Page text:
Effects of traditional fishing techniques on internal organ regeneration, physiology, and biochemistry in the tropical sea cucumber Stichopus horrens

Hannah Charan-Dixon, Sharyn J. Goldstien, Beth J. Vanderhaven, Tuikolongahau Halafihi, Tonga Latu Tuiano, Sally Gaw, Chris N. Glover

Research output: Contribution to journalJournal Articlepeer-review

6 Citations (Scopus)

Abstract

The sea cucumber Stichopus horrens is an important resource in the Kingdom of Tonga. Domestically, there are two fisheries; one at a commercial scale and one for subsistence purposes. Both fisheries involve harvesting all viscera (digestive tract, gonads and respiratory tree) through a lateral body wall incision, although only the digestive tract and gonads are consumed. Under the right conditions the sea cucumber can survive organ harvest and regenerate the viscera. This study investigated the biochemical and physiological consequences of organ regeneration by comparing sham (longitudinal body wall incision without organ removal) and excised (internal tissues removed after incision) sea cucumbers to control (handled but not incised) animals. Biochemical measurements of lactate, glucose, and glycogen showed that body wall energy reserves were depleted in both sham and excised animals relative to controls at the Day 10 measurement. The presence of an energy substrate depletion in sham animals indicated an effect related to loss of body wall integrity, rather than internal organ regeneration. Although the regeneration of digestive and respiratory organs was rapid, oxygen consumption rate and ammonia excretion rate were unchanged in excised and sham animals relative to controls. These data suggest that S. horrens can survive the internal organ harvest associated with subsistence fishing and regenerate excised tissues rapidly. However, this comes at an energetic cost that is likely to affect growth and reproduction. Fisheries management measures such as the implementation of a minimum rest period between harvests may promote the sustainability of this important fishery.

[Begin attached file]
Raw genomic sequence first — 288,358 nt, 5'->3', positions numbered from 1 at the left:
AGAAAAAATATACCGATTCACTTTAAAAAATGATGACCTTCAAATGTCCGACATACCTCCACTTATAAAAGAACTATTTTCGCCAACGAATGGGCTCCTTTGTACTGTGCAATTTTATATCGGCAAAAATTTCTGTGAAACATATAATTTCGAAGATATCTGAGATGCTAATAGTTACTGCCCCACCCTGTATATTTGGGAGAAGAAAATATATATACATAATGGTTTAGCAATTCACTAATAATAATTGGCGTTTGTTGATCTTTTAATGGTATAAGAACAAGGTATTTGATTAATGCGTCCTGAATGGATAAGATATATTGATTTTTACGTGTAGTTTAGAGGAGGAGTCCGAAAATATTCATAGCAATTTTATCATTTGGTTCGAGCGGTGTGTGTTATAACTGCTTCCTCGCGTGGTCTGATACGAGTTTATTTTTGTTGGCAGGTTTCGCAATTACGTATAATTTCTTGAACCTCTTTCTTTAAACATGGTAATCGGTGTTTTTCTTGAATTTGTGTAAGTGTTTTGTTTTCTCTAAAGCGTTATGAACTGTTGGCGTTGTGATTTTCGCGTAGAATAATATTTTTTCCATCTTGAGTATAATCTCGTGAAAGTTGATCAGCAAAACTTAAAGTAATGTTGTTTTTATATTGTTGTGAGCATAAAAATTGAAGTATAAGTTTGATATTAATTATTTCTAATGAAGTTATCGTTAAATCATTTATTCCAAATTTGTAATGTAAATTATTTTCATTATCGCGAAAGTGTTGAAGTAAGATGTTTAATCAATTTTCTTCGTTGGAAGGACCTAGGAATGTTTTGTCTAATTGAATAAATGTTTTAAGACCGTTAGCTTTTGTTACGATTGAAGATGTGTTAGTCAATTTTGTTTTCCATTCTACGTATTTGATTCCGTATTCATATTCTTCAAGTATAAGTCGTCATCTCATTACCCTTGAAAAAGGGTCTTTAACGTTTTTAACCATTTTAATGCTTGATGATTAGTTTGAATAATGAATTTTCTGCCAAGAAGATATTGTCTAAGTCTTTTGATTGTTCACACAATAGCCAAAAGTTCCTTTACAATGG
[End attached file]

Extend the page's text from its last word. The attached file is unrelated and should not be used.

Original languageEnglish
Pages (from-to)15-22
Number of pages8
JournalJournal of Experimental Marine Biology and Ecology
Volume510
DOIs
Publication statusPublished - Jan. 2019

Keywords

  • Energy
  • Metabolism
  • Regeneration costs
  • Sea cucumber
  • Subsistence fishery

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